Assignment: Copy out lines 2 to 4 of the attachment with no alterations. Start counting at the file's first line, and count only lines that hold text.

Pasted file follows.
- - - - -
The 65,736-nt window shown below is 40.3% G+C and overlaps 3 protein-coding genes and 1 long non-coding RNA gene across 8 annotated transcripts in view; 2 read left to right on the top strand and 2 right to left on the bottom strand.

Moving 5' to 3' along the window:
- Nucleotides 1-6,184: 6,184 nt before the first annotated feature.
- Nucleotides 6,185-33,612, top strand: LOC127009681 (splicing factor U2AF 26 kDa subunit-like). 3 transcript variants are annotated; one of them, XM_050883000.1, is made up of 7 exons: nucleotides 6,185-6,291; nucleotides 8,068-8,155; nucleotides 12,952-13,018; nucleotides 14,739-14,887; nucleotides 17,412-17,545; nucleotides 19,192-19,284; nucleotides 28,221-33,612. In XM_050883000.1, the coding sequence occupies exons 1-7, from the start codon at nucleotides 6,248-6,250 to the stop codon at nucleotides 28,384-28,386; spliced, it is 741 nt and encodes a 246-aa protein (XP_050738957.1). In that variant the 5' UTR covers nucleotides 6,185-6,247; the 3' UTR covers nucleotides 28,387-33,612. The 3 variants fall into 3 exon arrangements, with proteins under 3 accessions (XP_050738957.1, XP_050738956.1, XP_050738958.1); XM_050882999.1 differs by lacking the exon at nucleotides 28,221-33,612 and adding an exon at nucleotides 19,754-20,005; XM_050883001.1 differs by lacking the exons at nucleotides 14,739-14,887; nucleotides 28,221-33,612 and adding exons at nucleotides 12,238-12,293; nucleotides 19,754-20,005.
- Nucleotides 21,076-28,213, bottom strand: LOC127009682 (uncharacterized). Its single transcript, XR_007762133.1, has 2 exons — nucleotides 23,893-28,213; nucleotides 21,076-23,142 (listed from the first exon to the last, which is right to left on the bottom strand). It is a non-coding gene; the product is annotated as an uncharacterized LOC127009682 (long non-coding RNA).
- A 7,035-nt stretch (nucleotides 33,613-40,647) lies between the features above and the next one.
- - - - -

Moving 5' to 3' along the window:
- Nucleotides 1-6,184: 6,184 nt before the first annotated feature.
- Nucleotides 6,185-33,612, top strand: LOC127009681 (splicing factor U2AF 26 kDa subunit-like). 3 transcript variants are annotated; one of them, XM_050883000.1, is made up of 7 exons: nucleotides 6,185-6,291; nucleotides 8,068-8,155; nucleotides 12,952-13,018; nucleotides 14,739-14,887; nucleotides 17,412-17,545; nucleotides 19,192-19,284; nucleotides 28,221-33,612. In XM_050883000.1, the coding sequence occupies exons 1-7, from the start codon at nucleotides 6,248-6,250 to the stop codon at nucleotides 28,384-28,386; spliced, it is 741 nt and encodes a 246-aa protein (XP_050738957.1). In that variant the 5' UTR covers nucleotides 6,185-6,247; the 3' UTR covers nucleotides 28,387-33,612. The 3 variants fall into 3 exon arrangements, with proteins under 3 accessions (XP_050738957.1, XP_050738956.1, XP_050738958.1); XM_050882999.1 differs by lacking the exon at nucleotides 28,221-33,612 and adding an exon at nucleotides 19,754-20,005; XM_050883001.1 differs by lacking the exons at nucleotides 14,739-14,887; nucleotides 28,221-33,612 and adding exons at nucleotides 12,238-12,293; nucleotides 19,754-20,005.